Warning, it's about to get nerdy. BUT. I was sent an interesting, detailed article by one of my brothers yesterday, and it came with a message of "fancy words - make it easier".
For those that are interested in reading the full article, click HERE.
For those that want a better understanding as to how your actual immune system works, just keep reading. We're going to focus on T-Cells today. Your immune system is made up of all kinds of interesting little details, but most of us already know our white blood cells are what come to our defense when we get sick, scrap our knees, etc.
Now, there are a few different types of White Blood Cells (WBC). As an oncology student, I look at CBC with Diff (a Complete Blood Count lab analysis) regularly. A CBC will break down all the different WBC types. They are: Neutrophils, Lymphocytes, Monocytes, Eosinophils, and Basophils. They all serve a slightly different function, and we're going to dive deeper real quick into Lymphocytes. (Don't worry, there's no exam at the end of this post)
Lymphocytes are made up of T-Cells, B-Cells, and Natural Killer (NK) cells. And as mentioned, we're going to narrow in on T-Cells, since it's the predominate focus of the article referenced above. T-Cells actually stands for THYMUS cells. Your thymus is a small lymph node/immune system organ located right in that spot where a caveman would pound his chest. (This can actually help stimulate your thymus and further support your immune system too! It's called "thymus thumping").
Now, while T-Cells DO certainly continue to diversify and get more and more complicated, we're going to keep it simple and just stick with "T-Cells". T-Cells start in the thymus where they receive special training. Think of T-Cells like little soliders in your body. Some get trained in the navy, some in the air force, some in the marines, some are coast guard, etc. Point is, your T-Cells are TRAINED to recognize specific bacteria, viruses, etc.
Some T-cells learn to fight specific bacteria, like h.pylori. Some learn to fight cancerous cells. Some learn to fight specific viruses. Because viral infection (and bacteria) can often have a similar appearance, T-cells have receptors that allow them to recognize something as foreign, and essentially attack.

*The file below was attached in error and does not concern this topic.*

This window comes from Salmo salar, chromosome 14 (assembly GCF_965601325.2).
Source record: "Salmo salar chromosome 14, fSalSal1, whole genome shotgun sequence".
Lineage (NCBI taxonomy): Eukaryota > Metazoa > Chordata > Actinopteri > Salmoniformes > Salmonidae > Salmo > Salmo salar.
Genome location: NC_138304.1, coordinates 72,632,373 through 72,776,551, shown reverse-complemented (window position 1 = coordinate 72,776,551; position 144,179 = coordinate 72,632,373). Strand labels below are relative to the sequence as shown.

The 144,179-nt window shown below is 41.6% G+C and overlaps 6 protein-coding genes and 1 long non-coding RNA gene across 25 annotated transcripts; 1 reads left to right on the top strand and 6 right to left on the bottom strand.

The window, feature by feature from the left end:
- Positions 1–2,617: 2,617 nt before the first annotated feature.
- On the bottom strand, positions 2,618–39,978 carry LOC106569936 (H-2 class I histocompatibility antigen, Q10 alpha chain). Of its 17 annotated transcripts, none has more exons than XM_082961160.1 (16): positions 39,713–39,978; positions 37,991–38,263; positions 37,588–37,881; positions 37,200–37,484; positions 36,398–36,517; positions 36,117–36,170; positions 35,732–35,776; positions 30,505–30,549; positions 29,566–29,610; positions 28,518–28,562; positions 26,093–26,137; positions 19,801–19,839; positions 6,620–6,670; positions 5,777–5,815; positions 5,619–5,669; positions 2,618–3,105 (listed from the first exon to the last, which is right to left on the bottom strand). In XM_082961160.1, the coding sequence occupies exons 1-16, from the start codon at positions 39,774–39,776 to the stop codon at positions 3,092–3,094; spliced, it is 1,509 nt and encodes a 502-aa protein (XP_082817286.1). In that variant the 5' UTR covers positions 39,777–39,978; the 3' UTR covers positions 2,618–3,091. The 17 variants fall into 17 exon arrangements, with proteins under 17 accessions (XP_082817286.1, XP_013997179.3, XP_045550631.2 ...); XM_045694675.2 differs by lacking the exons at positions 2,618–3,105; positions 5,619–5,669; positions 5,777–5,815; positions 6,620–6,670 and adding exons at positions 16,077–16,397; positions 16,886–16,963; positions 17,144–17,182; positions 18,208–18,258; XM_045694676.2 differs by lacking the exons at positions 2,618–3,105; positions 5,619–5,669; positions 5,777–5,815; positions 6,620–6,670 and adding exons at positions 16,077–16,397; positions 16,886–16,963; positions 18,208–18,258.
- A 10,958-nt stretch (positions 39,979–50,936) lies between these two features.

<SO. Think about probiotics. You have all these different strains of bacteria, and most companies take them and mix them into a pill and tell you to take it for gut health.
The problem is, if the strains are cultured in a single, separate environment (strain 1 grown in beaker 1, strain 2 grown in beaker 2, etc) once they get into the gut, they're ALL foreigners, so they just attack each other.
There are currently TWO probiotics on the market that bypass this issue. They take two different methods, but the one I like actually does a spore-based extract so the strains are essentially all grown together. Aka they're already friends and don't attack each other as foreign.>
Back to T-cells.
Just like foreign bacteria attacking different strains, your T-cells go thru training to look for exact or VERY similar red flags. Maybe one set of T-cells is for the flu. Once your T-cells encounter the flu, they ALWAYS know what it looks like.
The problem comes in that certain cells can LOOK very similar to foreign cells. That's essentially what happens in Autoimmune Conditions like Rheumatoid Arthritis or Hashimotos, etc.
So. When it's suggested that the virus is similar to the common cold, the flu, etc, it's explaining that individuals with prior exposure to similar strains have a better immune system (better trained T-cells) than those that DON'T. if you don't expose yourself to bad bacteria because you use Lysol like a crazy person, your T-cells can't receive the proper training.
Excerpted from article referenced above:
That explains that the MORE strains of SARS you have (typically unknown) exposure to, the better your immune system is equipped (aka your T-cells are trained) to fight a new (but foreign) substance.
So, while people have stayed at home for 2 or 3 months and wiped down every single door handle and sprayed Lysol on their countertops 5 times per day, they have weakened their immune system by destroying exposure to "normal" amounts of bacteria and viral matter, leaving the immune system more like a leg with an open gash prone to infection.
Now, I've simplified this ALOT to break it down into a higher level of understanding, so all you other super sciency nerds out there, I'm not asking you to pick it apart. Just imagine explaining all this to your 13 year old. The above is close enough to encourage the main idea!
Hopefully this is helpful - if you're concerned about all the damage that's potentially been done to your immune system, go ahead and go stick your feet and hands in the dirt for a bit. Drink some kombucha (but watch the sugar), eat some sauerkraut or whole fat greek yogurt, some kimchi, etc. There's ALOT more you can do for your immune system, but I don't typically make recommendations without understanding the bioindividual system!
Feel free to reach out with questions via my Contact Page!